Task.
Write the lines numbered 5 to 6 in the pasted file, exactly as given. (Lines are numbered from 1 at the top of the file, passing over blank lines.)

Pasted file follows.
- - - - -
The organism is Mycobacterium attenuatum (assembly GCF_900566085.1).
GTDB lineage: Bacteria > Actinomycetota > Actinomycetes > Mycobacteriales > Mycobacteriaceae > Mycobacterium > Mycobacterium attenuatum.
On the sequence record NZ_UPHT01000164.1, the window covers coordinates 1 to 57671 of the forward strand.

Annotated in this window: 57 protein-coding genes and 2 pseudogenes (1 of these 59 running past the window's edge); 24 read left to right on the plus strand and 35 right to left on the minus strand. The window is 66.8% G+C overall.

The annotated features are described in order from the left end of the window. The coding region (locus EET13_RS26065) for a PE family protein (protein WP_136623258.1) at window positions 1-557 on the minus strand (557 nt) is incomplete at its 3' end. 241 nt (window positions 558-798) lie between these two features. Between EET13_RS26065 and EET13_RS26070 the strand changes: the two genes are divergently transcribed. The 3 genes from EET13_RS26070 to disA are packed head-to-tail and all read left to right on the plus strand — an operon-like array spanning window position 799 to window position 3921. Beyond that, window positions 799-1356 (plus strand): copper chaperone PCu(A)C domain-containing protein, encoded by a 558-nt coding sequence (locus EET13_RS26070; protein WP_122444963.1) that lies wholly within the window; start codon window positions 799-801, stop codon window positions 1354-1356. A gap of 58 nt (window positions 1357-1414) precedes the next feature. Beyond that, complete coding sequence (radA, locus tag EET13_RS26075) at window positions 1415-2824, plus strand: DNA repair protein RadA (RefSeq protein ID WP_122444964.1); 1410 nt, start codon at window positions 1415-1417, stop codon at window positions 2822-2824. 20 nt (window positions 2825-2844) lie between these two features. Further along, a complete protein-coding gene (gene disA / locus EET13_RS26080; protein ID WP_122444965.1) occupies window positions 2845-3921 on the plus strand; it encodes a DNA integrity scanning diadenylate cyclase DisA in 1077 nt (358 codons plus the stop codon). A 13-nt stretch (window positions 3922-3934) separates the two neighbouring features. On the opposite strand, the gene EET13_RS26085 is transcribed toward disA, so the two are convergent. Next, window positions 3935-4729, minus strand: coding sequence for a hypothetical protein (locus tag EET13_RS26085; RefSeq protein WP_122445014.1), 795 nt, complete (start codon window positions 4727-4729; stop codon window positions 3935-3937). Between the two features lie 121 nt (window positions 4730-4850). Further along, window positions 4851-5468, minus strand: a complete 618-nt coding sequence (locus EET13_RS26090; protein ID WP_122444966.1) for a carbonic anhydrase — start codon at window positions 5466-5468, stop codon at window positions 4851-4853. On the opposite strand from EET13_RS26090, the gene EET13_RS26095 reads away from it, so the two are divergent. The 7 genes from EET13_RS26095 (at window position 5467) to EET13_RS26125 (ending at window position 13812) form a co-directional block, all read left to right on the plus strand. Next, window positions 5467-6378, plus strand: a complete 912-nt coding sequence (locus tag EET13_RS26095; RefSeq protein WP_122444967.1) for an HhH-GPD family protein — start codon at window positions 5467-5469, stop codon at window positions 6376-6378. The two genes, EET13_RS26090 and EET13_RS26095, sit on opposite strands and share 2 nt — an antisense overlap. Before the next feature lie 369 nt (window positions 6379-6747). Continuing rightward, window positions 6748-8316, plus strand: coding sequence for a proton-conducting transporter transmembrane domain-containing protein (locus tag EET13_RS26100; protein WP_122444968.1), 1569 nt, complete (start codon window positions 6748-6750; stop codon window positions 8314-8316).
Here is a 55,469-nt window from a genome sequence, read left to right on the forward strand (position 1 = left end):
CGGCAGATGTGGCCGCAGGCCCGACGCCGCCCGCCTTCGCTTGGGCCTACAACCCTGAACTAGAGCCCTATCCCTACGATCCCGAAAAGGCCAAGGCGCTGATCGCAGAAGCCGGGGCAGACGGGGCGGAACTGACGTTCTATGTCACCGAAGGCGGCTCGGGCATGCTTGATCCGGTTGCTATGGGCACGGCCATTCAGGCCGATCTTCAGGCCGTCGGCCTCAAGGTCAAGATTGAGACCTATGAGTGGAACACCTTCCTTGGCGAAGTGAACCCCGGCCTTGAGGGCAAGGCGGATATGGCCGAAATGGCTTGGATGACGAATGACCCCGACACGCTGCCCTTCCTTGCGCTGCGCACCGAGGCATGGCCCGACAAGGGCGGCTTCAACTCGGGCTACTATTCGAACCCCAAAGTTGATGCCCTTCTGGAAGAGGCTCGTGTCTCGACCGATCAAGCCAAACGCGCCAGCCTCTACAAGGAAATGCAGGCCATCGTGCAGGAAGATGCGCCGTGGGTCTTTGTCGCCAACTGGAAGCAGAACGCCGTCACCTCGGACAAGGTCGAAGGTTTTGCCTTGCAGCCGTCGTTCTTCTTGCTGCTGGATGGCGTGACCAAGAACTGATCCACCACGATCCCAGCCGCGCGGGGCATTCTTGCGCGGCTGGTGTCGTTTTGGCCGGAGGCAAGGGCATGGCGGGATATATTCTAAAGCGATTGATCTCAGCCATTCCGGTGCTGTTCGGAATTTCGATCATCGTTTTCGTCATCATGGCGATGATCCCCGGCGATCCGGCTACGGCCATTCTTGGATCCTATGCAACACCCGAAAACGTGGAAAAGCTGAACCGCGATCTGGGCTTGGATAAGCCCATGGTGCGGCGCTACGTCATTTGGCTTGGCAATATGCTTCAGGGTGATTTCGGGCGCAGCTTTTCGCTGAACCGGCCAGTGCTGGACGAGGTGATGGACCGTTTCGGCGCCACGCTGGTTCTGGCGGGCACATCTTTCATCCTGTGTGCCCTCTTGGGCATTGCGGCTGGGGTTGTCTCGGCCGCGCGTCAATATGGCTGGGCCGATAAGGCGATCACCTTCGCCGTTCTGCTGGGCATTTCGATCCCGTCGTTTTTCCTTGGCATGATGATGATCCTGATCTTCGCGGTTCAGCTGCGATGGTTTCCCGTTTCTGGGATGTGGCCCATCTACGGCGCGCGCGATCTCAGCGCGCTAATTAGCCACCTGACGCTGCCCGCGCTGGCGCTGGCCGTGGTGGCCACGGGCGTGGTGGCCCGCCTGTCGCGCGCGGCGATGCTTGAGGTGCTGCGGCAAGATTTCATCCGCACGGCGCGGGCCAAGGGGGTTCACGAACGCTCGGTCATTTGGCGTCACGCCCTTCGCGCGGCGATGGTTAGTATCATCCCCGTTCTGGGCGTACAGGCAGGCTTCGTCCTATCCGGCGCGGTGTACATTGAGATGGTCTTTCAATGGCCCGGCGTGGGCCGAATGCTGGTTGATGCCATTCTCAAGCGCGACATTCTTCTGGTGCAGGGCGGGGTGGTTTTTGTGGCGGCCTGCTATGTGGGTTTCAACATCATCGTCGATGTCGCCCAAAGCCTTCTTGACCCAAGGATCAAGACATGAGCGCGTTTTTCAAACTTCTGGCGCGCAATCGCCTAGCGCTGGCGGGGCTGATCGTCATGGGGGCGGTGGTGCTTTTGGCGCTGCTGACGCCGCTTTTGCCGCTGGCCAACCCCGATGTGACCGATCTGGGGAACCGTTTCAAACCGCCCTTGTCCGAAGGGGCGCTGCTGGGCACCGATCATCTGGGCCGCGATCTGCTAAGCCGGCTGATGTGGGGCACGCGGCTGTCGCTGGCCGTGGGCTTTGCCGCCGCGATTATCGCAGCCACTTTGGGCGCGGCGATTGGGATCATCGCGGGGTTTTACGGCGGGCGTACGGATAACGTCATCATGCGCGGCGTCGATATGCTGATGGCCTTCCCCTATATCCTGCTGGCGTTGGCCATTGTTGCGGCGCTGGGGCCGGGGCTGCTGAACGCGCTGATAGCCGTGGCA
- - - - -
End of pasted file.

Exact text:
The annotated features are described in order from the left end of the window. The coding region (locus EET13_RS26065) for a PE family protein (protein WP_136623258.1) at window positions 1-557 on the minus strand (557 nt) is incomplete at its 3' end. 241 nt (window positions 558-798) lie between these two features. Between EET13_RS26065 and EET13_RS26070 the strand changes: the two genes are divergently transcribed. The 3 genes from EET13_RS26070 to disA are packed head-to-tail and all read left to right on the plus strand — an operon-like array spanning window position 799 to window position 3921. Beyond that, window positions 799-1356 (plus strand): copper chaperone PCu(A)C domain-containing protein, encoded by a 558-nt coding sequence (locus EET13_RS26070; protein WP_122444963.1) that lies wholly within the window; start codon window positions 799-801, stop codon window positions 1354-1356. A gap of 58 nt (window positions 1357-1414) precedes the next feature. Beyond that, complete coding sequence (radA, locus tag EET13_RS26075) at window positions 1415-2824, plus strand: DNA repair protein RadA (RefSeq protein ID WP_122444964.1); 1410 nt, start codon at window positions 1415-1417, stop codon at window positions 2822-2824. 20 nt (window positions 2825-2844) lie between these two features. Further along, a complete protein-coding gene (gene disA / locus EET13_RS26080; protein ID WP_122444965.1) occupies window positions 2845-3921 on the plus strand; it encodes a DNA integrity scanning diadenylate cyclase DisA in 1077 nt (358 codons plus the stop codon). A 13-nt stretch (window positions 3922-3934) separates the two neighbouring features. On the opposite strand, the gene EET13_RS26085 is transcribed toward disA, so the two are convergent. Next, window positions 3935-4729, minus strand: coding sequence for a hypothetical protein (locus tag EET13_RS26085; RefSeq protein WP_122445014.1), 795 nt, complete (start codon window positions 4727-4729; stop codon window positions 3935-3937). Between the two features lie 121 nt (window positions 4730-4850). Further along, window positions 4851-5468, minus strand: a complete 618-nt coding sequence (locus EET13_RS26090; protein ID WP_122444966.1) for a carbonic anhydrase — start codon at window positions 5466-5468, stop codon at window positions 4851-4853. On the opposite strand from EET13_RS26090, the gene EET13_RS26095 reads away from it, so the two are divergent. The 7 genes from EET13_RS26095 (at window position 5467) to EET13_RS26125 (ending at window position 13812) form a co-directional block, all read left to right on the plus strand. Next, window positions 5467-6378, plus strand: a complete 912-nt coding sequence (locus tag EET13_RS26095; RefSeq protein WP_122444967.1) for an HhH-GPD family protein — start codon at window positions 5467-5469, stop codon at window positions 6376-6378. The two genes, EET13_RS26090 and EET13_RS26095, sit on opposite strands and share 2 nt — an antisense overlap. Before the next feature lie 369 nt (window positions 6379-6747). Continuing rightward, window positions 6748-8316, plus strand: coding sequence for a proton-conducting transporter transmembrane domain-containing protein (locus tag EET13_RS26100; protein WP_122444968.1), 1569 nt, complete (start codon window positions 6748-6750; stop codon window positions 8314-8316).
Here is a 55,469-nt window from a genome sequence, read left to right on the forward strand (position 1 = left end):